Definition of a Final Drive Ratio

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The final drive ratio is used in the car industry and tells how many rotations your motor must make for each rotation of the wheels. This ratio is among several ratios used for comparing and determining the performance in vehicles. It is not hard to calculate if you have the correct information.

Purpose

  • Ratios are used in virtually every industry for various purposes, including the automobile industry. The final drive ratio, among other car ratios, is calculated and used to determine the quality of a car's performance. This ratio can help you determine the correct tire diameter and gear ratios needed to optimize the performance of your vehicle.

Formula

  • The final drive ratio is calculated by multiplying the primary gear ratio (P) times the internal transmission ratio (I). This ratio takes into account every single gear in between the motor and the wheels. The answer to the ratio varies based on the type of car, the engine, the wheels, the number of teeth on each pinion gear and many other factors.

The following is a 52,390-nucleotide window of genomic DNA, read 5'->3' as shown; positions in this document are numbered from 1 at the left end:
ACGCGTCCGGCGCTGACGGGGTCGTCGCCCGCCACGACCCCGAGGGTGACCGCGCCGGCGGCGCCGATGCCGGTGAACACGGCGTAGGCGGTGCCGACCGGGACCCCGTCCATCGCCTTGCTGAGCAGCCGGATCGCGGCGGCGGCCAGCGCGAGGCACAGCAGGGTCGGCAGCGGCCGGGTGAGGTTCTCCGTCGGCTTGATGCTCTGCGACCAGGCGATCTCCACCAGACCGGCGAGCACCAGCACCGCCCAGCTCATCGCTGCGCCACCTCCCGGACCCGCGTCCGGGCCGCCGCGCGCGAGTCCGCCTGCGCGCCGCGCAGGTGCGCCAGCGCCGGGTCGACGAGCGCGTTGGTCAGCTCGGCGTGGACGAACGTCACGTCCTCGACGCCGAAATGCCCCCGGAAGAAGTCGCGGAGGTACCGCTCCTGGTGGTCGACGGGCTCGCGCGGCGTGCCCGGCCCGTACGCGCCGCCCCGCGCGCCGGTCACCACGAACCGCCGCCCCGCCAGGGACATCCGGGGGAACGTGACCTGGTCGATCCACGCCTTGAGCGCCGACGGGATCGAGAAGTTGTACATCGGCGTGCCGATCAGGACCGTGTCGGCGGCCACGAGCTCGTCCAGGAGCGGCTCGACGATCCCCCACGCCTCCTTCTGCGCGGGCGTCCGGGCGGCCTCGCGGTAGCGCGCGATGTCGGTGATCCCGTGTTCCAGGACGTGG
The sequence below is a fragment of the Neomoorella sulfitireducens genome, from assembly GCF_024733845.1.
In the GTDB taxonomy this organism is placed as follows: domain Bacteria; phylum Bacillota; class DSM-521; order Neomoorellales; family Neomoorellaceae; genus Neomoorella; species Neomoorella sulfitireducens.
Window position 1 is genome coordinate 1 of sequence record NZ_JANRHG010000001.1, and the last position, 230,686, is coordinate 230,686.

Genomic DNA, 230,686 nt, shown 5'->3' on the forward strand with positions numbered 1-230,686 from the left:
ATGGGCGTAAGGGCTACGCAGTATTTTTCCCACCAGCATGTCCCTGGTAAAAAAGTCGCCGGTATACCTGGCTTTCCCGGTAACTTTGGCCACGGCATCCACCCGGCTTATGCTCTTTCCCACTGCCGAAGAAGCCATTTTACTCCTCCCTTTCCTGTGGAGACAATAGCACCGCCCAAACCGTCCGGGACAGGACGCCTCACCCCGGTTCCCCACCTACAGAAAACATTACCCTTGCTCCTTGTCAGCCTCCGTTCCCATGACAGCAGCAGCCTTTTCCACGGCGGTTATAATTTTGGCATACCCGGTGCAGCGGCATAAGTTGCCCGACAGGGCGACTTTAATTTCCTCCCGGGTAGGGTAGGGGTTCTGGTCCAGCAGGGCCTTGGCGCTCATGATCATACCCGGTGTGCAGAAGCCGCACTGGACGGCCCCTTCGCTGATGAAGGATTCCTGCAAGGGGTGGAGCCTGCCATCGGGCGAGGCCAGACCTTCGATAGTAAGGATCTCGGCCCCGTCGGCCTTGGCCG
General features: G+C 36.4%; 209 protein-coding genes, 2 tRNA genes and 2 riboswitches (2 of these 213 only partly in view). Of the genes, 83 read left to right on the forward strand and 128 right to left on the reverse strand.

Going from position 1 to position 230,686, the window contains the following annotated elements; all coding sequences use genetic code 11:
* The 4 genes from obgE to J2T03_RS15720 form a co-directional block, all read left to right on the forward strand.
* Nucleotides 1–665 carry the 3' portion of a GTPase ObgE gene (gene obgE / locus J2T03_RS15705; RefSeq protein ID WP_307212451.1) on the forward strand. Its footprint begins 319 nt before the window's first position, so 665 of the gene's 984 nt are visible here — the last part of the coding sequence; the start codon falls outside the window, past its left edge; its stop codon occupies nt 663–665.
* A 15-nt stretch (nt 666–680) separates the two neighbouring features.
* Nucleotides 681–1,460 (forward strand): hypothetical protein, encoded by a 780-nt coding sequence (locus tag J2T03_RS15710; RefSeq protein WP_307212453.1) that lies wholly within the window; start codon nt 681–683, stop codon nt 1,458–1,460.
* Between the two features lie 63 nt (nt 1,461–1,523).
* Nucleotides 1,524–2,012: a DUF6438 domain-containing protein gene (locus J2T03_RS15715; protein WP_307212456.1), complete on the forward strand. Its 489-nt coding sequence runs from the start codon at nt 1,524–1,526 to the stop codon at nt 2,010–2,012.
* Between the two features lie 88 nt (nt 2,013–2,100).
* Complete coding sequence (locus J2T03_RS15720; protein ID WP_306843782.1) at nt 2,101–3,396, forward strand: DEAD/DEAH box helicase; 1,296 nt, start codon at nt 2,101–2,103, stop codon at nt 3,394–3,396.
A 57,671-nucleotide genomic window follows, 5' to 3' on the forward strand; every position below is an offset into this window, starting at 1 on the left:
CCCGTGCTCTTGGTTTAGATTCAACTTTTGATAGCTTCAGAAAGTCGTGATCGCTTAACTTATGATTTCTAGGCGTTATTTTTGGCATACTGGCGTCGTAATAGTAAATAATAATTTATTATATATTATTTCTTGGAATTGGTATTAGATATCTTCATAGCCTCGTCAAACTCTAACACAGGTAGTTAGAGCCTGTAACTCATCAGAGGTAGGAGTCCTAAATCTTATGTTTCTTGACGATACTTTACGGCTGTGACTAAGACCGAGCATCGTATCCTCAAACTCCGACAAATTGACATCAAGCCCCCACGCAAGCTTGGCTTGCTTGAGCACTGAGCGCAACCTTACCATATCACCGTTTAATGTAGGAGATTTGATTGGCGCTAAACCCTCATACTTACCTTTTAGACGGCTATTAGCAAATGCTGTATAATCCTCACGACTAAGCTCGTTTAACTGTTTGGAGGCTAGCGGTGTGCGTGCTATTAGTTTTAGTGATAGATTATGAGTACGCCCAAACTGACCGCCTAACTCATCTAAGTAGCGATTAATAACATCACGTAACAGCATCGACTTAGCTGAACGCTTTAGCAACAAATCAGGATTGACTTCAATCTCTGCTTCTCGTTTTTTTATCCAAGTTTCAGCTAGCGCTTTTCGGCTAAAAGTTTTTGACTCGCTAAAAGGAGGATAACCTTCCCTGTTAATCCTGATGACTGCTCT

Information

  • If you know the primary gear ratio and the transmission ratio, you can find the answer by multiplying these two items. Otherwise to determine this ratio, call a car dealership or service department and find out how many teeth are on the spur and pinion gears of your car. Locate the owner's manual of your vehicle to find out what your car's transmission drive ratio is; which is normally found under the section titled "Vehicle Specifications." The primary gear ratio is determined by dividing the number of spur gear teeth by the number of pinion gear teeth. Complete the ratio by multiplying this number times the transmission ratio.

Details

  • After calculating the final drive ratio, it is written in terms of a ratio such as 2.5:1. This means that the pinion must turn 2.5 times in order to turn the wheels or drive axle once. The higher the number is, the shorter the gear is. Short gears offer quick acceleration, but also have negative effects including lower gas mileage and lower top speeds.

References

  • Photo Credit Photos.com/AbleStock.com/Getty Images
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